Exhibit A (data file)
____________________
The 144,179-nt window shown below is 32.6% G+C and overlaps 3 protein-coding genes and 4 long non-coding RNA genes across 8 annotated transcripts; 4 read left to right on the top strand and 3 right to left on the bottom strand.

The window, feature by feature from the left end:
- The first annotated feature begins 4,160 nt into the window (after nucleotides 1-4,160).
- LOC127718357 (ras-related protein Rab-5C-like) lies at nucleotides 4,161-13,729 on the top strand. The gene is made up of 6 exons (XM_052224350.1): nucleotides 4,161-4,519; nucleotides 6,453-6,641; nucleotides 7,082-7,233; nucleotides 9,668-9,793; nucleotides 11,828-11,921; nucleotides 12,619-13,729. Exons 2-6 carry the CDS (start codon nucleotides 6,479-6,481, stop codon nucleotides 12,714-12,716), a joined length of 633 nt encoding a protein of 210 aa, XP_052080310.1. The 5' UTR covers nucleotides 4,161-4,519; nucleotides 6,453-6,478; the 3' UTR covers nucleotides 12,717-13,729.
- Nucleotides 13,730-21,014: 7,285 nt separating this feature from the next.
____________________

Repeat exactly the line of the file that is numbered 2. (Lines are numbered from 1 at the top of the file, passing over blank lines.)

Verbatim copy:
The window, feature by feature from the left end: